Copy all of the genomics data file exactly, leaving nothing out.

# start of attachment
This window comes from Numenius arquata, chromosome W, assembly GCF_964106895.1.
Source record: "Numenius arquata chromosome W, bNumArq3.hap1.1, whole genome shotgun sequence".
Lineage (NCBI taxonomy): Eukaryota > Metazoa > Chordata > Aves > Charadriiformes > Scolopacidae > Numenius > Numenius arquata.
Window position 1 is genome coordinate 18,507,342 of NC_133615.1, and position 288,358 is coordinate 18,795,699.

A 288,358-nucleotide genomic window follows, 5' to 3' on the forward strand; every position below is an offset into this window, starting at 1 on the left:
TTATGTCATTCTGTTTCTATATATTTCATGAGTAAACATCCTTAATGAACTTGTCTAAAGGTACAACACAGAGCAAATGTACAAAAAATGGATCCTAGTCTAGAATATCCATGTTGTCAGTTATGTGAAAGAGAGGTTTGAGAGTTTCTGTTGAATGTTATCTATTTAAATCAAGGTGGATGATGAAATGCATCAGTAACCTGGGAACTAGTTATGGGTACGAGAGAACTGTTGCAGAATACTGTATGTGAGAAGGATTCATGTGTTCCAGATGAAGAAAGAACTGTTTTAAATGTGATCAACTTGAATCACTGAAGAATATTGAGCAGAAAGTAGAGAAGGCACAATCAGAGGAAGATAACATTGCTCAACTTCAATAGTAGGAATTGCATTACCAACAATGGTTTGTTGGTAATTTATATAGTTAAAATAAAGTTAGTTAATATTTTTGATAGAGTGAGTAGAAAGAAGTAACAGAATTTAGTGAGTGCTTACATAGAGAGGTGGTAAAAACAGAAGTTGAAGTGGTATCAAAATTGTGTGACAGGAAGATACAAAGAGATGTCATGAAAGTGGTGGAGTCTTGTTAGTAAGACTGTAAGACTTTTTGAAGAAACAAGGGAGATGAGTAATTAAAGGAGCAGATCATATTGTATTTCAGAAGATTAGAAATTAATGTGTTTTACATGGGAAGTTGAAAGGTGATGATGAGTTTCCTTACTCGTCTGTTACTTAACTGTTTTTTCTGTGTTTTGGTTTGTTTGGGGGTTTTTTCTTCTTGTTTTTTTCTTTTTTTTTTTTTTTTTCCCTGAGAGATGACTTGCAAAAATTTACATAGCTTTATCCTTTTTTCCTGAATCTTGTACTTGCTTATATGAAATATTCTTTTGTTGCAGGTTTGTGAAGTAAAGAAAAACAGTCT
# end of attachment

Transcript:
This window comes from Numenius arquata, chromosome W, assembly GCF_964106895.1.
Source record: "Numenius arquata chromosome W, bNumArq3.hap1.1, whole genome shotgun sequence".
Lineage (NCBI taxonomy): Eukaryota > Metazoa > Chordata > Aves > Charadriiformes > Scolopacidae > Numenius > Numenius arquata.
Window position 1 is genome coordinate 18,507,342 of NC_133615.1, and position 288,358 is coordinate 18,795,699.

A 288,358-nucleotide genomic window follows, 5' to 3' on the forward strand; every position below is an offset into this window, starting at 1 on the left:
TTATGTCATTCTGTTTCTATATATTTCATGAGTAAACATCCTTAATGAACTTGTCTAAAGGTACAACACAGAGCAAATGTACAAAAAATGGATCCTAGTCTAGAATATCCATGTTGTCAGTTATGTGAAAGAGAGGTTTGAGAGTTTCTGTTGAATGTTATCTATTTAAATCAAGGTGGATGATGAAATGCATCAGTAACCTGGGAACTAGTTATGGGTACGAGAGAACTGTTGCAGAATACTGTATGTGAGAAGGATTCATGTGTTCCAGATGAAGAAAGAACTGTTTTAAATGTGATCAACTTGAATCACTGAAGAATATTGAGCAGAAAGTAGAGAAGGCACAATCAGAGGAAGATAACATTGCTCAACTTCAATAGTAGGAATTGCATTACCAACAATGGTTTGTTGGTAATTTATATAGTTAAAATAAAGTTAGTTAATATTTTTGATAGAGTGAGTAGAAAGAAGTAACAGAATTTAGTGAGTGCTTACATAGAGAGGTGGTAAAAACAGAAGTTGAAGTGGTATCAAAATTGTGTGACAGGAAGATACAAAGAGATGTCATGAAAGTGGTGGAGTCTTGTTAGTAAGACTGTAAGACTTTTTGAAGAAACAAGGGAGATGAGTAATTAAAGGAGCAGATCATATTGTATTTCAGAAGATTAGAAATTAATGTGTTTTACATGGGAAGTTGAAAGGTGATGATGAGTTTCCTTACTCGTCTGTTACTTAACTGTTTTTTCTGTGTTTTGGTTTGTTTGGGGGTTTTTTCTTCTTGTTTTTTTCTTTTTTTTTTTTTTTTTCCCTGAGAGATGACTTGCAAAAATTTACATAGCTTTATCCTTTTTTCCTGAATCTTGTACTTGCTTATATGAAATATTCTTTTGTTGCAGGTTTGTGAAGTAAAGAAAAACAGTCT